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Precinct, political lines becoming clearer for Travis Commissioners
Wednesday, September 28, 2011 by Kimberly Reeves
The true impact of redistricting on Travis County’s four commissioner precincts is becoming clearer – both logistically and politically.
Consultant George Korbel presented Commissioners Court with three maps for consideration on Tuesday. The final map, sent to the Department of Justice this month for pre-clearance, shifts Pflugerville from Precinct 2 (Commissioner Sarah Eckhardt) to Precinct 1 (Commissioner Ron Davis); Steiner Ranch from Precinct 3 (Commissioner Karen Huber) to Precinct 2; and some downtown precincts, include a high turnout box at the University of Texas, from Precinct 4 (Commissioner Margaret Gomez) to Precinct 3.
All four commissioners are Democrats. County Judge Sam Biscoe, who is also a Democrat, is elected at large from across the county.
The immediate logistical question, posed by Intergovernmental Relations coordinator Deece Eckstein yesterday, was what to do with Steiner Ranch now. The map, for electoral purposes, goes into effect next year, but recent fire victims need to be directed to the right offices immediately.
“That’s really a question of policy for the court,” Eckstein said. “It’s not really a legal question. It’s just a matter of how you all, amongst yourselves, want to divvy up your work loads, so I would appreciate any direction or discussion the court wants to do with respect to that.”
Technically, Steiner Ranch now belongs to Eckhardt. Eckhardt and Huber, however, agreed the community needed to be served by both offices. Pinning down boundaries, however, would be helpful to staff, Eckhardt said.
“We have subdivision plats that come up, we have park issues, we have road issues, we have law enforcement issues,” Eckhardt said. “I think it would be — it would certainly alleviate my office staff to be able to know specifically which constituents are — are ours and be able for all of us to sing from the same hymnal, as it were.”
A number of existing projects still remain in the current pipeline, and commissioners agreed they would need to work together in the transition between offices. New plats and plans, however, will go to the office under revised maps, moving forward.
Other issues also have to be resolved, Eckhardt noted. For instance, Eckhardt and Davis once shared an emergency services district. Eckhardt appointed most of the board members because most of the district was in her precinct. That’s no longer true, and that probably needs to be adjusted, she said.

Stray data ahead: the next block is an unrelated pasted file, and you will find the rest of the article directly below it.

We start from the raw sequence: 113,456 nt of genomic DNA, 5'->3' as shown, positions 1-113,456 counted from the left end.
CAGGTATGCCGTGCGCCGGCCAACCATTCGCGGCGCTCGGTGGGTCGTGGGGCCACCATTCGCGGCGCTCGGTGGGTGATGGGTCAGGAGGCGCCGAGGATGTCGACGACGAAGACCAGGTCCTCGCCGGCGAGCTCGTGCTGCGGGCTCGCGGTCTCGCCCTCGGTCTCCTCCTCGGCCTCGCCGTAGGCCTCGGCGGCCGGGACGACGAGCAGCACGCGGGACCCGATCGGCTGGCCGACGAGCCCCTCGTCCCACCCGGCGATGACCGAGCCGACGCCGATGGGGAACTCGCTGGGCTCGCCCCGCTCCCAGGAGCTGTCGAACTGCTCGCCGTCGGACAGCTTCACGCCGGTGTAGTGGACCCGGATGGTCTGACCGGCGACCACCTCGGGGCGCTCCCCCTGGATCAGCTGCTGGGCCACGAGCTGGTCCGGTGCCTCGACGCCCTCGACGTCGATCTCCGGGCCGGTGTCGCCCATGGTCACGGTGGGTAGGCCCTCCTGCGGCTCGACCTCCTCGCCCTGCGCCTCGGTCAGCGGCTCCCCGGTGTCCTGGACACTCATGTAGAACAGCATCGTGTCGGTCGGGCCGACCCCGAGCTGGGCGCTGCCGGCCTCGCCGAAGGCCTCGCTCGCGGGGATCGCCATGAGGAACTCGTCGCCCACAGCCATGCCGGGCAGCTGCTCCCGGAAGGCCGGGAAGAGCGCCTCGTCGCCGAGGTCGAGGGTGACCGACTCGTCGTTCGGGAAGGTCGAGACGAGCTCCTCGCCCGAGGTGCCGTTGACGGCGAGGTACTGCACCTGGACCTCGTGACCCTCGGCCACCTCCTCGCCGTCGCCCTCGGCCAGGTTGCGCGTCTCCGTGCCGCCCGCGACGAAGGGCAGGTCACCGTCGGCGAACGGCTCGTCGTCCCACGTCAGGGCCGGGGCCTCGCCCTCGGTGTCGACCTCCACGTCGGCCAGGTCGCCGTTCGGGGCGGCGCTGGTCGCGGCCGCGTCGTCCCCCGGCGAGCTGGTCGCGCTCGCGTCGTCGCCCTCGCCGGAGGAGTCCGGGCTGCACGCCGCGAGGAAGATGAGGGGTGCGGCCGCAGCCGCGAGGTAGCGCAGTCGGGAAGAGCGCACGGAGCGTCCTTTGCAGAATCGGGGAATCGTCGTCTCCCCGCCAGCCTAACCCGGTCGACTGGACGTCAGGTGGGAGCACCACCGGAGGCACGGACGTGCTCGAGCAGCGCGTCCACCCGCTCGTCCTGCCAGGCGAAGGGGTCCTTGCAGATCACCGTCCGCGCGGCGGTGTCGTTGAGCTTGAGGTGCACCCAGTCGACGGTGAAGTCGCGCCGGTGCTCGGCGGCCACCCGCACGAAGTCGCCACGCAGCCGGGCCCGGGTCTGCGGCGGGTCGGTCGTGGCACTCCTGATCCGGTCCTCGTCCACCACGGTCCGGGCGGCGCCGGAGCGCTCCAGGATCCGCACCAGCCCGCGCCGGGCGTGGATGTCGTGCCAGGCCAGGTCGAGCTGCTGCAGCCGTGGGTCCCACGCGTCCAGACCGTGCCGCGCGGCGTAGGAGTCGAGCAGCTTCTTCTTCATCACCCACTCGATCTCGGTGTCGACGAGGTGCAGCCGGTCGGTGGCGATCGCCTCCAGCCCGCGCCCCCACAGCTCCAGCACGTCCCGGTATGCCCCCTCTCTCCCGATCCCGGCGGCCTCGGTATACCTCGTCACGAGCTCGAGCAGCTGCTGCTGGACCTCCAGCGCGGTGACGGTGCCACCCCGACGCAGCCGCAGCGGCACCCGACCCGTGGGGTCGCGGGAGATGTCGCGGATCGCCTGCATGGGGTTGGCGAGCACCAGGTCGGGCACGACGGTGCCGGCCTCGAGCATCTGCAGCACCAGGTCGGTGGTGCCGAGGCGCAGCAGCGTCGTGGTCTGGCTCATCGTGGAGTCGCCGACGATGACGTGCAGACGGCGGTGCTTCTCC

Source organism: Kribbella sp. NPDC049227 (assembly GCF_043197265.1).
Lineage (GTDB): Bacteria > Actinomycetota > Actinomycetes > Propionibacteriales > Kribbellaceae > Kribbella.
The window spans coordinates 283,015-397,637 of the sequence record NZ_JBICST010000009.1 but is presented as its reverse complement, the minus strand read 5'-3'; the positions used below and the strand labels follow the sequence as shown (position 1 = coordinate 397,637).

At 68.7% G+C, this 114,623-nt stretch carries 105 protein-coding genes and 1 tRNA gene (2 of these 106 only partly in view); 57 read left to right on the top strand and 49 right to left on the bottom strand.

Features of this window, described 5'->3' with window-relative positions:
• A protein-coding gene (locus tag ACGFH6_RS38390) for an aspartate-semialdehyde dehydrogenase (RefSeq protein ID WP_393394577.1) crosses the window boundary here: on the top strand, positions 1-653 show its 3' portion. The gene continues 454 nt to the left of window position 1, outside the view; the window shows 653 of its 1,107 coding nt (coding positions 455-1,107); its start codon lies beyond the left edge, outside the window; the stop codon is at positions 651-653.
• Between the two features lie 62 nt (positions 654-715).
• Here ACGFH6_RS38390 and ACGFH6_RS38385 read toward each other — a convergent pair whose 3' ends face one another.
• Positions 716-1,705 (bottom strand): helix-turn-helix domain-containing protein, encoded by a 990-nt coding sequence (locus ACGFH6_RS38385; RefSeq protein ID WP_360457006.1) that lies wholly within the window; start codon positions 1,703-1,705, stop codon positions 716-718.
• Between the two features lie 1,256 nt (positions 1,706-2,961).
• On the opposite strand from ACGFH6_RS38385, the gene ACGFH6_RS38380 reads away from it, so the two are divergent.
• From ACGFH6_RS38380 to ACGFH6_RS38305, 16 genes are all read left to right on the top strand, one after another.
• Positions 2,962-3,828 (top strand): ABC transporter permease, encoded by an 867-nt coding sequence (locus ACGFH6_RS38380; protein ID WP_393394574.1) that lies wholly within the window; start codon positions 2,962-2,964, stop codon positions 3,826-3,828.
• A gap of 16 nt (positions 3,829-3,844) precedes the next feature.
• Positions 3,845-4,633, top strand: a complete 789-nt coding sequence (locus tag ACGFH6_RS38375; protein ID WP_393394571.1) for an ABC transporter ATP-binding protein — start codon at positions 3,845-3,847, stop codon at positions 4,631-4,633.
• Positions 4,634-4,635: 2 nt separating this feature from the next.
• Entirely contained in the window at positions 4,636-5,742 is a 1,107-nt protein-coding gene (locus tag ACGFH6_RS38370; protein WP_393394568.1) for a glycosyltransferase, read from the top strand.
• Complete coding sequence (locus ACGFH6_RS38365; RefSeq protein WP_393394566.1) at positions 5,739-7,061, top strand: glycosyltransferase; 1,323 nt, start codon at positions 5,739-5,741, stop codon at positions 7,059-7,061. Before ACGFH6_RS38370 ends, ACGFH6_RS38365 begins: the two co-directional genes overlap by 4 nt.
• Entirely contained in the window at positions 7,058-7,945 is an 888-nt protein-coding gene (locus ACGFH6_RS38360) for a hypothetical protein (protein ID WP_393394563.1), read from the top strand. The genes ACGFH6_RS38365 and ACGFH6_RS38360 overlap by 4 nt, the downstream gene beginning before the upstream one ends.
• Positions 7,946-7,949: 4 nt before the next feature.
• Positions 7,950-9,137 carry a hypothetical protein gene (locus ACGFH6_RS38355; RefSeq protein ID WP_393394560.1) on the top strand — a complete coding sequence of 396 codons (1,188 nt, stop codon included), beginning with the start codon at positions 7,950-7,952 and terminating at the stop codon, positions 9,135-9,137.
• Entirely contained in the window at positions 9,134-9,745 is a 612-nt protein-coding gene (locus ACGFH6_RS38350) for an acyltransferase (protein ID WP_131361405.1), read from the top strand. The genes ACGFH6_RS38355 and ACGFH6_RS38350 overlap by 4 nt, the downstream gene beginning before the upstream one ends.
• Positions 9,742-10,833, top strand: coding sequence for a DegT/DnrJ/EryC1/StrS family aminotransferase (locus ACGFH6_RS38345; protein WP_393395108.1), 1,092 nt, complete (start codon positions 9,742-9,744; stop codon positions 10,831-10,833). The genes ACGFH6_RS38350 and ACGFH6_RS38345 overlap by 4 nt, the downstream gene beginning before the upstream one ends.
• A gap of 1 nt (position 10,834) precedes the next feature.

Long term, issues surrounding the new precincts will be political, and there have been some clashes between commissioners during recent map revisions. Huber, for instance, attempted to shift the precincts with her SH 45 opponents in Shady Hollow over to Gomez, but failed. Davis, however, did win his wish to pick up the two precincts of the historically African-American Austin Colony, and Gomez kept her precincts in Travis Heights, despite Huber’s plea that pulling those Democratic precincts into her precinct would increase the Hispanic representation in Gomez’s district.
Huber’s precinct, at this point, appears to the most vulnerable of the four to a Republican challenger, given the heavy Republican population in Western Travis County. Political consultant Peck Young, director of ACC’s Center for Public Policy & Political Studies, said Huber could benefit from the fact her next election is during a presidential election cycle, in 2012.
“Unless the Democratic Party just collapses and has an incredibly poor showing, I do think she is probably safe, at least for 2012,” Young said. “That would be as long as Obama performs. He might be that weak this time. He’s certainly not as strong as he was three years ago.”
Young predicts at least one of the western county seats likely will swing into the Republican column in the next couple of election cycles. That could easily be Eckhardt’s seat, given that it will be up during a gubernatorial election year, when the Republican turnout is typically higher, Young said.
“She’s lost Pflugerville, which is traditionally a Democratic area, and she’s picked up Steiner Ranch, which is a Republican area,” Young said. “I would say that overall, because it is anchored by Austin, her district is still more heavily Democratic.”
The minority representation of Davis and Gomez’s precincts both are protected under the Voting Rights Act. Young is a friend of both elected officials, but he admits that all three of them are aging residents in a younger county. Both Davis and Gomez have faced strong challenges in recent years.
“They’re going to be challenged by a younger generation, by people who think that it’s their turn. It’s a dynamic area, especially for Gomez, in terms of growth. Ron is going to have folks who don’t necessarily oppose him but just want their turn,” Young said. “I’m not predicting that either one of them is going to lose right away, but they’re not going to be serving a decade from now.”
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